Merced police officer cleared in pedestrian death

06/20/2014 2:34 PM

06/20/2014 7:07 PM

The Merced police officer driving a SWAT vehicle that struck and killed a pedestrian in November was not at fault in the crash, according to a statement released Friday from the California Highway Patrol.

Officer Moses Nelson, 37, was driving the vehicle Nov. 20 north on R Street at West 14th Street when 60-year-old Hubertino Vallejo stepped off the curb and fell in front of the oncoming police vehicle, the CHP said in a news release.

Vallejo, of Planada, was taken to Mercy Medical Center Merced, where he later died.

Officer Moises Onsurez said investigators have concluded that Nelson was not at fault in the crash.

“The (SWAT) vehicle was legally in the roadway, operating legally,” Onsurez told the Sun-Star.

The CHP said routine toxicology tests determined neither Nelson nor Vallejo were under the influence of drugs or alcohol at the time of crash. CHP investigators said heavy rainfall reduced visibility and may have been a factor in the wreck.

Police Chief Norman Andrade said he was satisfied with the report’s findings.

“Our condolences go out to Mr. Vallejo’s family; it’s a very unfortunate situation and it’s never easy on any of the families involved,” Andrade said. “It’s also very hard, any time there’s a death involved, on all the officers involved.”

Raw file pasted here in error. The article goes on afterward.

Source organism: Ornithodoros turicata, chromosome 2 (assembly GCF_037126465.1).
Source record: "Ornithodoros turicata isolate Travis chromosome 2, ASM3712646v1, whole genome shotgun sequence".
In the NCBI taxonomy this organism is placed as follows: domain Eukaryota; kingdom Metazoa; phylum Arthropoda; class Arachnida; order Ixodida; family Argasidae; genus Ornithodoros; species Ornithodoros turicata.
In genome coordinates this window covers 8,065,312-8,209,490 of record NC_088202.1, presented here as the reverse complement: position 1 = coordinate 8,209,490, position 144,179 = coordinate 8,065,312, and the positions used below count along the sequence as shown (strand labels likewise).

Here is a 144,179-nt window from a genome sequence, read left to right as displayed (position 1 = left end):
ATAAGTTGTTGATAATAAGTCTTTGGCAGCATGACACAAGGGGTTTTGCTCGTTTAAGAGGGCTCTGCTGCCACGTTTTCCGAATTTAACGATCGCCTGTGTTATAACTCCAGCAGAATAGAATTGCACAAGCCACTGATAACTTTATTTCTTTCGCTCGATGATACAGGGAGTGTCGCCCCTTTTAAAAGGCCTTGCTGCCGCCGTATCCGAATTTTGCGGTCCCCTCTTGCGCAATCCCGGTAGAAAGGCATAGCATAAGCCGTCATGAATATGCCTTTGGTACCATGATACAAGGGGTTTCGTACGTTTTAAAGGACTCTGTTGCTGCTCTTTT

The investigation was conducted by the CHP Merced Area Office along with the CHP’s Multidisciplinary Accident Investigation Team out of Fresno, also known as the MAIT Unit.

The CHP said the Merced officers stopped near where Vallejo was struck and began to administer first aid. Vallejo was found in the road. He was struck by the right side of the vehicle, near a ladder that sticks out several inches, investigators said.

Eight officers were inside the vehicle at the time of the crash. They were returning to the station after a day of training out of town, the Merced Police Department reported.

Onsurez said the seven-month investigation included interviewing numerous witnesses and people involved in the crash, toxicology tests from both the driver and the pedestrian, as well as routine measurements and analysis of physical evidence collected at the scene.

The CHP’s highly specialized MAIT Unit handles major crash investigations. The unit was called in to investigate this case, Onsurez said, because there was an on-duty law enforcement vehicle involved.

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